I have been researching Hurricane Sandy since it occurred in October of 2012 and have since created a multimodal project that presents the emotional and material aftermath of experience. However, in recent months (currently about 8 months after Sandy), storm victims are still facing extremely difficult financial realities—for many people trying to navigate the gauntlet of insurance policies and FEMA procedures has proven to be an overwhelming task, to such an extent that it has required bringing in legal help from out-of-state skilled in dealing with flood disasters. For example, many storm victims are grappling with the reality that, (unbeknownst to them) if they had insurance prior to the storm, they may be ineligible to receive money from FEMA—or very little at that. And in other cases, insurance companies are denying payment until borrowers can show proof of how the money will be spent. Recovering from the devastation of losing your home, your vehicle, nearly all of your material possessions is hard enough, let alone be denied compensation after having paid thousands in flood and homeowner’s insurance. After hearing about people having to take out loans well into the six-figure range just to float costs while trying to recover, I wanted to bring attention to the crushing circumstances Hurricane Sandy victims are still facing. My infographic highlights the hard-hitting financial reality of the storm on both a broad scale and an individual level.
For example, in the upper third of my infographic, to represent FEMA and grant money (grant applications and grants approved) I used an icon which resembles a government building. I placed this icon on the left and right sides. Additionally, through the affordance of color and the use of shapes to highlight and connect information, I selected green for “FEMA Grants Approved” and used green lines to further connect the folder icon in the upper third, (“Grants Approved”) to the statistics and chart in middle third, (right side) where I used a chart to highlight facts about the maximum amount of FEMA awards and the percentage of maximum ($31,000) award for New Jersey, New York, and Connecticut. Doing so assists the reader in understanding a more specific reality pertaining to storm victims trying to get help from the government after the devastation–even though thousands did receive help, the amount of help the received is like a drop in the bucket compared to the funds that are actually needed to make a difference.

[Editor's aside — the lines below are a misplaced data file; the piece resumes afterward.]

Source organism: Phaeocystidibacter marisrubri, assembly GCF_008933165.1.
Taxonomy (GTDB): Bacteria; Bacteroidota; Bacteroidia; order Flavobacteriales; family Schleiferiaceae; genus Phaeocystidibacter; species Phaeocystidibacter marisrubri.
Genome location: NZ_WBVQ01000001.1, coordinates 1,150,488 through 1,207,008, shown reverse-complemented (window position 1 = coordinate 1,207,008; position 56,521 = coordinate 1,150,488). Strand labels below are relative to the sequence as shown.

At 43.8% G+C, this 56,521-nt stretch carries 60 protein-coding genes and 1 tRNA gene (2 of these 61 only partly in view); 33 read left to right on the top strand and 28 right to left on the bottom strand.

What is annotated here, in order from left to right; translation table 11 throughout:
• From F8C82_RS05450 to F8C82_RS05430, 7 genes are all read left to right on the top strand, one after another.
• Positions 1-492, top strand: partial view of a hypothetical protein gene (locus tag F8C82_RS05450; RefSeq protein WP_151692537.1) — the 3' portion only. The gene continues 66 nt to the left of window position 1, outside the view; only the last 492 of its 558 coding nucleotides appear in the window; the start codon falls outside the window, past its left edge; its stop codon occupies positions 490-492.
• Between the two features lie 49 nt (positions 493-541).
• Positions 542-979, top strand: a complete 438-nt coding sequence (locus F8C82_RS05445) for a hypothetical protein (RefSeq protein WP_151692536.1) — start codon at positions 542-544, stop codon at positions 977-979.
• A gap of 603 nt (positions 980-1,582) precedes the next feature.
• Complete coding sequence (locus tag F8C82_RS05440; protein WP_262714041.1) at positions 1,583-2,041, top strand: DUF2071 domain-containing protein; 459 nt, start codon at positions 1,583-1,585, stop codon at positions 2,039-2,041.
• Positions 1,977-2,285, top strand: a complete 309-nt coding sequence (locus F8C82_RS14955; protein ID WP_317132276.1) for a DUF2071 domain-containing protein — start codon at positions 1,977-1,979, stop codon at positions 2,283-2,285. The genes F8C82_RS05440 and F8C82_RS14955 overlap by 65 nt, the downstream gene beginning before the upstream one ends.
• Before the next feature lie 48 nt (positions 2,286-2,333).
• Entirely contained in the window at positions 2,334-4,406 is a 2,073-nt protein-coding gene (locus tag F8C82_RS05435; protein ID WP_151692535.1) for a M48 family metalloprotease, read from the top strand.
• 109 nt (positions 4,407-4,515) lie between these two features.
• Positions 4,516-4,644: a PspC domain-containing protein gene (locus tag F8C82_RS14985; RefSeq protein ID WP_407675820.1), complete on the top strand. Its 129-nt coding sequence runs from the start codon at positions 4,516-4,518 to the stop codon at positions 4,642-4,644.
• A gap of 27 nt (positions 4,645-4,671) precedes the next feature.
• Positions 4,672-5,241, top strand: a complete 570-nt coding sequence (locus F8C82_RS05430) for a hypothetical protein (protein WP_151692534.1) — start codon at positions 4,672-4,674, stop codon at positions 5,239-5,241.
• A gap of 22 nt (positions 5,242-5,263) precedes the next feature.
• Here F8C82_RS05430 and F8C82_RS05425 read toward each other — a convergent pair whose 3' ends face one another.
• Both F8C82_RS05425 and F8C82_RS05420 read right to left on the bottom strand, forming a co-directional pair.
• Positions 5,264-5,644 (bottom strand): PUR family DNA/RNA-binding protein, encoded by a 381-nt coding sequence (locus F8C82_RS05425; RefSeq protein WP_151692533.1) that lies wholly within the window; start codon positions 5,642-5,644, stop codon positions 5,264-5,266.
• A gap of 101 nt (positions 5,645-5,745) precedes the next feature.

In conclusion, upon analyzing my process, I was somewhat pleased with the infographic results overall, in light of the fact that this was my first time using Piktochart. However, in retrospect, I think I would have liked to have more expertise in creating charts and visual displays of data. Specifically, I would like to have been able to present the reader with a type of chart that focuses on a comparative relationship. For example, I was able to plug in the figures for the Dorman’s financial facts, (e.g., average cost of home in Great Kills, amount of their small business loan to offset debt and setbacks from the storm, the amount their insurance paid versus the amount their insurance was supposed to cover, etc.,) but I would have liked to somehow compare the funds received as relative to what they were covered for, and the average price of a house in Great Kills, (as their home was destroyed in the storm). Being able to have more control over the visual representations of data in this way would better assist me in portraying the devastating amount of financial loss that many people are currently dealing with. However, I look forward to using Piktochart more in the future and employing this mode of representation which allows my reader to make visual connections with ease and quickly understand complex information.